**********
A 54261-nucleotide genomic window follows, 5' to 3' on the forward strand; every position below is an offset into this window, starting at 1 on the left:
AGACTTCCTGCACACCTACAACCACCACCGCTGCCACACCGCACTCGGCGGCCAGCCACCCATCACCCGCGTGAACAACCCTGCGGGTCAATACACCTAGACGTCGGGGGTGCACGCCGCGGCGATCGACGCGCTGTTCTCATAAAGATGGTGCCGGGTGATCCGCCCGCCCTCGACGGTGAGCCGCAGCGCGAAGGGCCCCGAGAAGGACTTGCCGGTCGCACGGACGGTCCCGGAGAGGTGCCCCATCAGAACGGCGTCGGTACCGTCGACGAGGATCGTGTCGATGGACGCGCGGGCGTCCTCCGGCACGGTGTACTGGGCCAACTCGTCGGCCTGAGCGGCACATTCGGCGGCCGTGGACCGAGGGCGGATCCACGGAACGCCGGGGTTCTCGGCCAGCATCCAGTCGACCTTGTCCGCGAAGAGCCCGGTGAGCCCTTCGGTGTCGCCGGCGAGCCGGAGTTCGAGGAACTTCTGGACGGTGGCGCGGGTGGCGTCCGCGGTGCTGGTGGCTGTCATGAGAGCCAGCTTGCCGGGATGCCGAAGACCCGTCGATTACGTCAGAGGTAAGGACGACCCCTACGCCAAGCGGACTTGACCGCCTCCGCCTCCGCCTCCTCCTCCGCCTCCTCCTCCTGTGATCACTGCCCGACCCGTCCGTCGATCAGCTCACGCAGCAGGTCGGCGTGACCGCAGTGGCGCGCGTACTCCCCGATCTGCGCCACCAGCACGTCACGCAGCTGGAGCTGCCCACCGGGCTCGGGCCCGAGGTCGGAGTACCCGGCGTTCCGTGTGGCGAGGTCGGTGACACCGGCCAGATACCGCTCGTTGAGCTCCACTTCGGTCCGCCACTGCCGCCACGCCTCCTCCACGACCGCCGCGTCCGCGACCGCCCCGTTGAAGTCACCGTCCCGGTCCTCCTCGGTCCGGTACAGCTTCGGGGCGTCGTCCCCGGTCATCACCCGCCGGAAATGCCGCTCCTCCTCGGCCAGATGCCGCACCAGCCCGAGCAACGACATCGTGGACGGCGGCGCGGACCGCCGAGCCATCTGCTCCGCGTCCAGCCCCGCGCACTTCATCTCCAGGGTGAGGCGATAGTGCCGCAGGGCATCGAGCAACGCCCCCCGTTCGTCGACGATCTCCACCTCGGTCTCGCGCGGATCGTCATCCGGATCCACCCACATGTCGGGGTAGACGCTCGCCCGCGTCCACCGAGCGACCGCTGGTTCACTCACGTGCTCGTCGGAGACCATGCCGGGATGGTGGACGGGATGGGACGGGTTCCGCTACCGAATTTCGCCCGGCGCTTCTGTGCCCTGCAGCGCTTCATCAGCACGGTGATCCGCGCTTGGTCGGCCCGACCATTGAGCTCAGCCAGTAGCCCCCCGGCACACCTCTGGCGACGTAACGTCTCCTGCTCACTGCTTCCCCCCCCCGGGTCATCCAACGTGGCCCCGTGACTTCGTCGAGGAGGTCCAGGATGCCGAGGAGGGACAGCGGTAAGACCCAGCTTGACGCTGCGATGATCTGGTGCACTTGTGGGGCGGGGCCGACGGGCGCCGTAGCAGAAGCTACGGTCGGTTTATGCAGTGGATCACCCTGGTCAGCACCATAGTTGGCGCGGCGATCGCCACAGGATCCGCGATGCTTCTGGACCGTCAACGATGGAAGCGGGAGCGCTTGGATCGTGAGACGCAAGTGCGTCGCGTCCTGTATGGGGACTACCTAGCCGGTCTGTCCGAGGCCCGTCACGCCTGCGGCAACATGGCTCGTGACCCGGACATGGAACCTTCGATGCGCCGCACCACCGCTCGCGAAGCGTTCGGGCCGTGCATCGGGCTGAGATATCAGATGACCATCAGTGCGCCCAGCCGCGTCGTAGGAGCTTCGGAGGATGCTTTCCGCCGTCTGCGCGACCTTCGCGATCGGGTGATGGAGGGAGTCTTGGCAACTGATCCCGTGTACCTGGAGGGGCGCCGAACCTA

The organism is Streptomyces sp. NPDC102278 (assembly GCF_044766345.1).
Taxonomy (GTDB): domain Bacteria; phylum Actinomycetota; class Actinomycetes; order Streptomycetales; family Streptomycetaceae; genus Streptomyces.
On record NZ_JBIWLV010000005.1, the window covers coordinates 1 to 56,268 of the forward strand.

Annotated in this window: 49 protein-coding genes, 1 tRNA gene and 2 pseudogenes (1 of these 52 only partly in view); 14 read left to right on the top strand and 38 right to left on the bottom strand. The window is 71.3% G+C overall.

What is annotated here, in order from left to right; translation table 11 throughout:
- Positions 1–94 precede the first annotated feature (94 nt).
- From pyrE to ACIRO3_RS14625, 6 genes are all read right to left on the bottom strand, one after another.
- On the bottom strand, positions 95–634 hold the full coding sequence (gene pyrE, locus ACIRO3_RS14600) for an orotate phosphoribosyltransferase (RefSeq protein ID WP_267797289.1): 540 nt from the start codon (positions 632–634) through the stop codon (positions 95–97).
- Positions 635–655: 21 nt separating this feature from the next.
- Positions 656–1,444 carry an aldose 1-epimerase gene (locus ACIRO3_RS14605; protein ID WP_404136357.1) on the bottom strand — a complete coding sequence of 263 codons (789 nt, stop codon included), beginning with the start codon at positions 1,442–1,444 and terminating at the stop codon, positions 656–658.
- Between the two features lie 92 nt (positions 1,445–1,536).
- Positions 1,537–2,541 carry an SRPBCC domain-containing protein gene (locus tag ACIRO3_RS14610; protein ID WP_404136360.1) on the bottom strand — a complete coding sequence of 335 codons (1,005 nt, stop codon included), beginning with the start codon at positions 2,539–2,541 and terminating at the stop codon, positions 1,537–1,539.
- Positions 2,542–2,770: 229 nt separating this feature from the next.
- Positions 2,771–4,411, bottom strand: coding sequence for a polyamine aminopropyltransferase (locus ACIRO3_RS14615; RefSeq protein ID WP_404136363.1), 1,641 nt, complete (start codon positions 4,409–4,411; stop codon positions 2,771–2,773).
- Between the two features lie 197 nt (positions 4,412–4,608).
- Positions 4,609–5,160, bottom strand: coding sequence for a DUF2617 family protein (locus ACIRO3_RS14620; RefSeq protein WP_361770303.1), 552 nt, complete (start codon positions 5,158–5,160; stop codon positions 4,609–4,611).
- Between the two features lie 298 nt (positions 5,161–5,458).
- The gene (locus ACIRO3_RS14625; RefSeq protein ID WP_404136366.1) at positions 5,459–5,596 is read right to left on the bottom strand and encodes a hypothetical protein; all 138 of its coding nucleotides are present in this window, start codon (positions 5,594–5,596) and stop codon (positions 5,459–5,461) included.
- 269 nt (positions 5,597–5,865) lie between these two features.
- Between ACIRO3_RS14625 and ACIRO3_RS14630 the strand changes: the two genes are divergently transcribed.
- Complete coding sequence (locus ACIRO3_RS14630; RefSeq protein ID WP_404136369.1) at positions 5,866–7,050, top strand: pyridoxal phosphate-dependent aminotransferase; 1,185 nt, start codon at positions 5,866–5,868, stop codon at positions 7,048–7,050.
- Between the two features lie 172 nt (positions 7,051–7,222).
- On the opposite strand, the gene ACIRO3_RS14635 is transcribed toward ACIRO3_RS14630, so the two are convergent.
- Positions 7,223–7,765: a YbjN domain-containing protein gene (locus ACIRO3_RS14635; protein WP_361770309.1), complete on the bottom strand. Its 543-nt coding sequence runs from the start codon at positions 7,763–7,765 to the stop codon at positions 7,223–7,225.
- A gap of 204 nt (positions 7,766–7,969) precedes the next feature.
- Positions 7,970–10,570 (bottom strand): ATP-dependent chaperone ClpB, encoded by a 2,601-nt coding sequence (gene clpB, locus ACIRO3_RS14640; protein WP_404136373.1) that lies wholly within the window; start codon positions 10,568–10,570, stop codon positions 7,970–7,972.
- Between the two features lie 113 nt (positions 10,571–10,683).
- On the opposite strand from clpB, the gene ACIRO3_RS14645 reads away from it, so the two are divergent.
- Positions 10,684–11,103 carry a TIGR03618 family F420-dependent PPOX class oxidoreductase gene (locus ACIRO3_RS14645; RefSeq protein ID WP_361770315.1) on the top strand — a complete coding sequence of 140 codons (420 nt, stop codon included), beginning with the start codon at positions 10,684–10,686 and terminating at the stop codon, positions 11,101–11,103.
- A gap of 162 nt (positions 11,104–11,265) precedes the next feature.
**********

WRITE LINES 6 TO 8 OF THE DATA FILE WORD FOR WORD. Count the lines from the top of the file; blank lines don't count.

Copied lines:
Annotated in this window: 49 protein-coding genes, 1 tRNA gene and 2 pseudogenes (1 of these 52 only partly in view); 14 read left to right on the top strand and 38 right to left on the bottom strand. The window is 71.3% G+C overall.

What is annotated here, in order from left to right; translation table 11 throughout:
- Positions 1–94 precede the first annotated feature (94 nt).